New Jersey Passes Three Recreational Cannabis Bills

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The Governor of New Jersey, Phil Murphy, signed three bills into law on February 22, 2021 pertaining to recreational cannabis months after voters approved it in the November election. This makes New Jersey the 13th state to legalize marijuana for recreational purposes and regulates the sale of cannabis to those over the age of 21.

Public Question 1 legalized the possession and use of marijuana for individuals aged 21 and older. It also placed a limit on sales tax for recreational marijuana. However, Public Question 1 did not provide a regulatory framework for sales or guidance for employers. Assembly Bill 21, Assembly Bill 1897, and Assembly Bill 5342 all contain information about different aspects of the state’s recreational cannabis program.

Assembly Bill 21

Assembly Bill 21 (AB 21) regulates personal cannabis use via the Cannabis Regulatory Commission (the Commission) and removes cannabis as a Schedule I drug. AB 21 stipulates that legal cannabis shall be regulated in a similar fashion to alcohol in the state. AB 21 provides some guidance for employers. Employers shall not refuse to hire, refuse to employ, discharge an individual, or take adverse employment action against an individual who does or does not use cannabis. Employers may require employees to undergo a drug test if there is a reasonable suspicion of cannabis use while engaged in work responsibilities, if there are observable signs of intoxication related to cannabis use, or if there is a work-related accident subject to investigation. Employers can use the results of said test when determining appropriate employment action, which may include, but is not limited to, dismissal, suspension, or demotion.

AB 21 also includes some specifics about impairment in the workplace. The Commission, in conjunction with the Police Training Commission, will prescribe standards for a Workplace Impairment Recognition Expert certification that can be issued to employees or contractors. The certification will demonstrate that an individual has undergone education and training to detect and identify an employee’s use of or impairment from cannabis or another substance. The Commission will provide information on the minimum number of curriculum courses required for the certification as well as standards of approval for organizations that would like to offer certification.

Employers are not impacted in their right and obligation to maintain a drug- and alcohol-free workplace. Employers are not required to permit or accommodate the use, consumption, possession, etc., of cannabis in the workplace. Employers retain the ability to have policies prohibiting the use of cannabis or the intoxication of employees during work hours. The sections of AB 21 pertaining to employers are effective immediately but are only “operational” after 180 days (August 21, 2021) OR within 45 days of the appointment of all five members of the Commission, whichever date is later.

Assembly Bill 1897

Assembly Bill 1897 decriminalizes the possession of 10 grams or less of cannabis. It does not provide any guidance for employers on cannabis in the workplace.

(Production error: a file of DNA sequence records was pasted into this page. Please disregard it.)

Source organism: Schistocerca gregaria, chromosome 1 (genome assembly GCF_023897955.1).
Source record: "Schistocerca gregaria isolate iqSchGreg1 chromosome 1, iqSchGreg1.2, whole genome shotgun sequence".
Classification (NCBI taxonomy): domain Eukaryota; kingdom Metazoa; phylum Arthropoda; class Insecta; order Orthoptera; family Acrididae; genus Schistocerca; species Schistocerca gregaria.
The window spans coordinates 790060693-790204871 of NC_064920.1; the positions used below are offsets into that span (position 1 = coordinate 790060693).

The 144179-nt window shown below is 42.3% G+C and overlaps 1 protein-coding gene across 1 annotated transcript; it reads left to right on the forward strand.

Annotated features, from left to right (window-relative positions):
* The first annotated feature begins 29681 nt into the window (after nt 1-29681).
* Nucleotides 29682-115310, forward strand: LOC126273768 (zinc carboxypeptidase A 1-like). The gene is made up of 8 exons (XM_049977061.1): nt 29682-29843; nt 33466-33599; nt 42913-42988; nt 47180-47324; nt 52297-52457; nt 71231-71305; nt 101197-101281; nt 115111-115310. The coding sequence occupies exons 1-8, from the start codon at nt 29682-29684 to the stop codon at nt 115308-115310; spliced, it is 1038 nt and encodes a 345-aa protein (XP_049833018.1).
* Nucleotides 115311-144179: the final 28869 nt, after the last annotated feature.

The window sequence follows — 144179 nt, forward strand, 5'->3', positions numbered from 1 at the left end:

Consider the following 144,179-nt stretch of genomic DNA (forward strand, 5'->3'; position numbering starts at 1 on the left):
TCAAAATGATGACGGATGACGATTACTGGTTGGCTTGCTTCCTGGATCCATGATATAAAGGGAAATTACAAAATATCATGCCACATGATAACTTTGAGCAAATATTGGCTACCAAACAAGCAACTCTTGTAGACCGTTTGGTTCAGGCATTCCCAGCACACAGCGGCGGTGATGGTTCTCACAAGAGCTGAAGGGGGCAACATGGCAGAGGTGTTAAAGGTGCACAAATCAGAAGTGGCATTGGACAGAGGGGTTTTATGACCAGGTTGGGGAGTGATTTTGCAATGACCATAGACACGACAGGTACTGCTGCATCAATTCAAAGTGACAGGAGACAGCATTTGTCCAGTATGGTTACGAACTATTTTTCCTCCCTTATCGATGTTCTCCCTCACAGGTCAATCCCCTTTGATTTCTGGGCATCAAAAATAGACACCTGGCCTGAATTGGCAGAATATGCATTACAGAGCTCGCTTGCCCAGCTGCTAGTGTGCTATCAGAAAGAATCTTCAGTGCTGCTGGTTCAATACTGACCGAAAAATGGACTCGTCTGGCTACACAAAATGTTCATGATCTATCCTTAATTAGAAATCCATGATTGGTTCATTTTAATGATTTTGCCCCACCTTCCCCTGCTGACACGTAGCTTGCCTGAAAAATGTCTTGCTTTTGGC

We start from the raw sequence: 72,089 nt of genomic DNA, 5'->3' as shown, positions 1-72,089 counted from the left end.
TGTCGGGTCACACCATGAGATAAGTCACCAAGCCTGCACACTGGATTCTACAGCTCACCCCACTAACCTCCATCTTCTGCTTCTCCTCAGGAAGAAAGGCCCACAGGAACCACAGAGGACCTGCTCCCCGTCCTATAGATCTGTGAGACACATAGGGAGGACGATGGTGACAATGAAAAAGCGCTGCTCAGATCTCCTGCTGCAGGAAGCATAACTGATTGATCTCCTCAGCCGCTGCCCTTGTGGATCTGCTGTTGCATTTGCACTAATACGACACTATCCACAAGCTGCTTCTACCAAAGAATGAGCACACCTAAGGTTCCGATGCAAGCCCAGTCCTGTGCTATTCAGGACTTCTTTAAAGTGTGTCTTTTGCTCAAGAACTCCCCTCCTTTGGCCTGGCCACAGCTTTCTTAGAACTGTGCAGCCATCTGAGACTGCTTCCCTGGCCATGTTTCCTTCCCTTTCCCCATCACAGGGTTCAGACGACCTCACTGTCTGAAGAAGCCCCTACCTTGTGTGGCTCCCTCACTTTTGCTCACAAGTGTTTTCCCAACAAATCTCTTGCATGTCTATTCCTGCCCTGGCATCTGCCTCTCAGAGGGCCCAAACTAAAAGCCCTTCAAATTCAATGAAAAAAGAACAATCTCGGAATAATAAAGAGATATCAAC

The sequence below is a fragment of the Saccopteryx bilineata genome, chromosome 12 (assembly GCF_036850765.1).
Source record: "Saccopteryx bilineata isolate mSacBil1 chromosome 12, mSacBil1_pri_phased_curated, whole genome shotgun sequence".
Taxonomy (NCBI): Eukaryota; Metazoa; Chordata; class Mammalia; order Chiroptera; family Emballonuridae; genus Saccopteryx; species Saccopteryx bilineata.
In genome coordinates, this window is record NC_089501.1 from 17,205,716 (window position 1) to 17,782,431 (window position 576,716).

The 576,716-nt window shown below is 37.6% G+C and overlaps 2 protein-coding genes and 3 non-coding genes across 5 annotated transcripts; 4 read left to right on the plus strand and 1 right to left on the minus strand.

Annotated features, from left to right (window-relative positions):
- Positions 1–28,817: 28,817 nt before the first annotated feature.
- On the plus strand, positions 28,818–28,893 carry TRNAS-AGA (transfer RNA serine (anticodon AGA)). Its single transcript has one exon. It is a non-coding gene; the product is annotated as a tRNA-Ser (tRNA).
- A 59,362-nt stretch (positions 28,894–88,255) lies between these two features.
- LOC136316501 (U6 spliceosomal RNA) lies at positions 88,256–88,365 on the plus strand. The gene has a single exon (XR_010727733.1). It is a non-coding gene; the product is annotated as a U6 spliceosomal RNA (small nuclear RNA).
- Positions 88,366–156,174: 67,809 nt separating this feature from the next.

Assembly Bill 5342

Assembly Bill 5342 concerns the underage possession and/or use of cannabis. Underage possession of cannabis items is subject to a civil penalty of $50 for those ages 18 and up, or a point-of-violation warning or juvenile intervention for those under age 18. The legislation does not provide any guidance for employers pertaining to cannabis in the workplace.

What Can DISA Do?

As laws continue to change regarding the legalization of marijuana, it’s vital that employers have a comprehensive employee screening policy. As your trusted third-party administrator (TPA), DISA can ensure you remain compliance while building a culture of safety in your workplace. Our professionals can assist you with creating a clear and concise written drug and alcohol testing policy that abides by state laws and keep you informed of the latest changes to ensure you maintain compliance standards.

In addition to a clear and concise written policy, reasonable suspicion testing and training are an added level of protection after pre-employment testing to continue to deter employees from using. In states where marijuana is legal, establishing and implementing a Medical Disclosure Policy will ensure that employees notify you of prescriptions that could cause impairment while on the job, posing greater risks to the workplace.

Are you an employer and still have questions regarding employment screening?

DISA can help! Get answers directly from DISA’s subject matter experts with ‘Ask DISA’

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About DISA Global Solutions

Founded in 1986, DISA is the industry-leading provider of employee screening and compliance services. Headquartered in Houston, with more than 35 offices throughout the U.S. and Canada, DISA’s comprehensive scope of services includes drug and alcohol testing, background screening, occupational health, and transportation compliance. DISA assists employers in making informed staffing decisions while building a culture of safety in their workplace.